LGBTQ+ Friendly Schools: Advice from Other Parents

For any parent, fostering a healthy relationship with your child(ren)’s teacher is a valuable process. But for LGBTQ+ parents, these relationships are key to developing LGBTQ+ friendly schools! 

We know how tricky this work can be. So, we asked our network of LGBTQ+ parents and families to share their top tips for successfully navigating these conversations. 

Check in with your children

Many parents we talked to emphasized the importance of introducing yourself and getting more involved. But first, Emily (a new parent and someone who grew up with LGBTQ+ parent) suggests talking with your children.

“By middle school, my parents empowered me to come out to teachers as I felt comfortable,” Emily says. “They would attend events, sport games, and parent-teacher nights together, but they did not [always] meet with every teacher…I was able to control my own story and decide how to come out. Often, that meant being out and proud before my parents would have usually felt comfortable on their own.” 

Introduce your LGBTQ+ family to teachers 

After you talk with your child(ren), many parents recommended meeting with principals and teachers ahead of time. This empowers educators with the language they need to describe your family. It also lays the foundation for future work around building LGBTQ+ friendly schools.

“We have botched this up so many times,” says Bethany S. from Iowa. “Now, we usually hold a meeting with the teacher the week before school starts to share information about our family.”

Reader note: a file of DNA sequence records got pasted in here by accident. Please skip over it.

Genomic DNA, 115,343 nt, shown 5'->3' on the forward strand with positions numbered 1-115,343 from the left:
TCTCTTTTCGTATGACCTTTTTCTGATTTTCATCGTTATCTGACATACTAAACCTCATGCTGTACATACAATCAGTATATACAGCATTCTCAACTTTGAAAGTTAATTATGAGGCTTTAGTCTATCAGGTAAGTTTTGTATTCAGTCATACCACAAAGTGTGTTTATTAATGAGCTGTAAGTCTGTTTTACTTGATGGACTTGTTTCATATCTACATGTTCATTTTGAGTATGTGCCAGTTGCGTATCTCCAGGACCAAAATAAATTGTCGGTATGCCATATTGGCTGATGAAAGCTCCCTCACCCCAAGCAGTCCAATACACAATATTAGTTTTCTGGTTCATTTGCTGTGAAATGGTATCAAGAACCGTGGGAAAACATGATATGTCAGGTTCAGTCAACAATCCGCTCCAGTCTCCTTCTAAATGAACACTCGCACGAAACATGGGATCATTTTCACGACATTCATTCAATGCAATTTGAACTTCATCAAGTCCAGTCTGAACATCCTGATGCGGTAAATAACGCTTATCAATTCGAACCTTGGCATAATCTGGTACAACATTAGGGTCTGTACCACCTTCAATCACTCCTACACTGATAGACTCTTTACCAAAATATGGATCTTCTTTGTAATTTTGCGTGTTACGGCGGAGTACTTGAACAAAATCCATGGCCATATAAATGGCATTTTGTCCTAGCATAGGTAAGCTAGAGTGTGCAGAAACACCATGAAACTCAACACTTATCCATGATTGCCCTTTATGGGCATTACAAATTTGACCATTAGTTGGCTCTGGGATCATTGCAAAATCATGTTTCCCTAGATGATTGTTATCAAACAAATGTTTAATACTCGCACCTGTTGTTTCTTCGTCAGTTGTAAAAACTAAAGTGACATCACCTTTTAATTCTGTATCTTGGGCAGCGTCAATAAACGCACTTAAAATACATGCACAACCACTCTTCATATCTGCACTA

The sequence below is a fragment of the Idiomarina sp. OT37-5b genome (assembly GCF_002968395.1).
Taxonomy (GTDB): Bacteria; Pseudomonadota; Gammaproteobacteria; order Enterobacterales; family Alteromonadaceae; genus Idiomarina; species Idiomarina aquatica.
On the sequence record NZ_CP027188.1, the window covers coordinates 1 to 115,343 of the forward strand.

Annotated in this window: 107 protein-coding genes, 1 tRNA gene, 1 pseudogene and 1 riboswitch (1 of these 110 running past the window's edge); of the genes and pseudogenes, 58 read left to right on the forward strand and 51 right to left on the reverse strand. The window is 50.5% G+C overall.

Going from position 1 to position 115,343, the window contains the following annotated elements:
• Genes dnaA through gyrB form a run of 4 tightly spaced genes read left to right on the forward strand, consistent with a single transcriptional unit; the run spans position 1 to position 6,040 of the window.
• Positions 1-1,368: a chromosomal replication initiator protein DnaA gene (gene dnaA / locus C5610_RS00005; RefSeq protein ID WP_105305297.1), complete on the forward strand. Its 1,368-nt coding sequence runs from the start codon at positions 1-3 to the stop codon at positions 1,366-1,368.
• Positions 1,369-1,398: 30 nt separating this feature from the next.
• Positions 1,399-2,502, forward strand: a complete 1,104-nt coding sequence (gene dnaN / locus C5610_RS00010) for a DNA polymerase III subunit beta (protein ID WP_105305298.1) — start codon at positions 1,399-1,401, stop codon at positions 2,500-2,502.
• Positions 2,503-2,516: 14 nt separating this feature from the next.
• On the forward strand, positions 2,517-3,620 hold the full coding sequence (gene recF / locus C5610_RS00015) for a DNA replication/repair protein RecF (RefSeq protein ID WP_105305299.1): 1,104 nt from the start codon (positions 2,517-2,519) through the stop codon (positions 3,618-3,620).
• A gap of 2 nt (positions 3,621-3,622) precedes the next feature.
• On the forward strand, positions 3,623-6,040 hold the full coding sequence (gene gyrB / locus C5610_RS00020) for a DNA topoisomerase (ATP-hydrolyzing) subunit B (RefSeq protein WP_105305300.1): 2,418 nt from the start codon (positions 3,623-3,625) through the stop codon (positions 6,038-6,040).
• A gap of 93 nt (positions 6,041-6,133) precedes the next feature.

“We have found in-person meetings with teacher(s) helpful at the beginning of the school year,” reiterates the Byram-Kolnick family from St. Paul, Minnesota. “Our child’s teacher can put a face to our names, and we feel it helps with relationship-building and connection.” 

You can also use these meetings to start talking about what LGBTQ+ friendly schools look like. “We take this as an opportunity to talk about how the teacher can support our child when other students ask (or bully) her about her family,” says the Venable-Novak family in Clarendon, VT. “We also recognize that we have the privilege of taking the time to meet with our child’s teacher, and not all families do. So we encourage our teacher to send home a survey or email asking about each student’s family, home(s), traditions, and routines.” 

Tip: Introducing yourself, your family, and your needs all at once can be intimidating. If you need to, you can start the conversation with this quick email template! 

As the year continues, seek out additional opportunities to touch base with your child(ren)’s teachers. The Ramsey family from Lynwood, WA uses Open Houses and parent-teacher conferences to see if any more questions or concerns have popped up. This way, educators know that they should come to you with their questions—not to your children. “Our son is not your in-house [LGBTQ+] educator,” the WD family says. 

Empower educators to build a more inclusive classroom